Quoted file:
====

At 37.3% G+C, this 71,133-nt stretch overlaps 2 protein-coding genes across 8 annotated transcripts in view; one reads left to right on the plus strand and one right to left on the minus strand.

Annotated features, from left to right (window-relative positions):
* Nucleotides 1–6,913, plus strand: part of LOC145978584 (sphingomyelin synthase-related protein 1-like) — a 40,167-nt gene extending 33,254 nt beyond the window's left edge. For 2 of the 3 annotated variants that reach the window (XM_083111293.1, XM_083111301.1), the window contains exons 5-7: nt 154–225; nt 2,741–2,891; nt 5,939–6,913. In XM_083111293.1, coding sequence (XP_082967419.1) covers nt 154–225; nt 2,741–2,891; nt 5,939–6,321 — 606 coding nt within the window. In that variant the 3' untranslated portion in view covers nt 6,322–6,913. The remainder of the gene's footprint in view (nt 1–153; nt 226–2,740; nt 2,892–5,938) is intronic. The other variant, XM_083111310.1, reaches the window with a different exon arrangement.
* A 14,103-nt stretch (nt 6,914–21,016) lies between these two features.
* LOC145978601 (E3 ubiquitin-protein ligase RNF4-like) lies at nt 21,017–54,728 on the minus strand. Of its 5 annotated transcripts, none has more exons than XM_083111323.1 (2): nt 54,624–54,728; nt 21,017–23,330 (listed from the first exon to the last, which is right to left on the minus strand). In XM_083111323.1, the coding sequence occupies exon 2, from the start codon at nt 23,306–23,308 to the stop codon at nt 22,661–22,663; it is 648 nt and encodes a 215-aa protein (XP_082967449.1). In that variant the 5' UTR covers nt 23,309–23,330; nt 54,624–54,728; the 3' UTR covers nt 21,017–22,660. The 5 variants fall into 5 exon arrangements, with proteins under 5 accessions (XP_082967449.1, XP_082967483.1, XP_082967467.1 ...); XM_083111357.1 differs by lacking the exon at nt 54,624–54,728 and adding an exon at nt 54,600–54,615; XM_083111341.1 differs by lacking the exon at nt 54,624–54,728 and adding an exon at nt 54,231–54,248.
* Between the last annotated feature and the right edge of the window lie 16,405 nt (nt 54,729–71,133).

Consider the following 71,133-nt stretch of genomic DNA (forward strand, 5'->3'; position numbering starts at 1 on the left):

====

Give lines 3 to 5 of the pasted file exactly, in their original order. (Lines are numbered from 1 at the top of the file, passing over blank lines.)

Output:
* Nucleotides 1–6,913, plus strand: part of LOC145978584 (sphingomyelin synthase-related protein 1-like) — a 40,167-nt gene extending 33,254 nt beyond the window's left edge. For 2 of the 3 annotated variants that reach the window (XM_083111293.1, XM_083111301.1), the window contains exons 5-7: nt 154–225; nt 2,741–2,891; nt 5,939–6,913. In XM_083111293.1, coding sequence (XP_082967419.1) covers nt 154–225; nt 2,741–2,891; nt 5,939–6,321 — 606 coding nt within the window. In that variant the 3' untranslated portion in view covers nt 6,322–6,913. The remainder of the gene's footprint in view (nt 1–153; nt 226–2,740; nt 2,892–5,938) is intronic. The other variant, XM_083111310.1, reaches the window with a different exon arrangement.
* A 14,103-nt stretch (nt 6,914–21,016) lies between these two features.
* LOC145978601 (E3 ubiquitin-protein ligase RNF4-like) lies at nt 21,017–54,728 on the minus strand. Of its 5 annotated transcripts, none has more exons than XM_083111323.1 (2): nt 54,624–54,728; nt 21,017–23,330 (listed from the first exon to the last, which is right to left on the minus strand). In XM_083111323.1, the coding sequence occupies exon 2, from the start codon at nt 23,306–23,308 to the stop codon at nt 22,661–22,663; it is 648 nt and encodes a 215-aa protein (XP_082967449.1). In that variant the 5' UTR covers nt 23,309–23,330; nt 54,624–54,728; the 3' UTR covers nt 21,017–22,660. The 5 variants fall into 5 exon arrangements, with proteins under 5 accessions (XP_082967449.1, XP_082967483.1, XP_082967467.1 ...); XM_083111357.1 differs by lacking the exon at nt 54,624–54,728 and adding an exon at nt 54,600–54,615; XM_083111341.1 differs by lacking the exon at nt 54,624–54,728 and adding an exon at nt 54,231–54,248.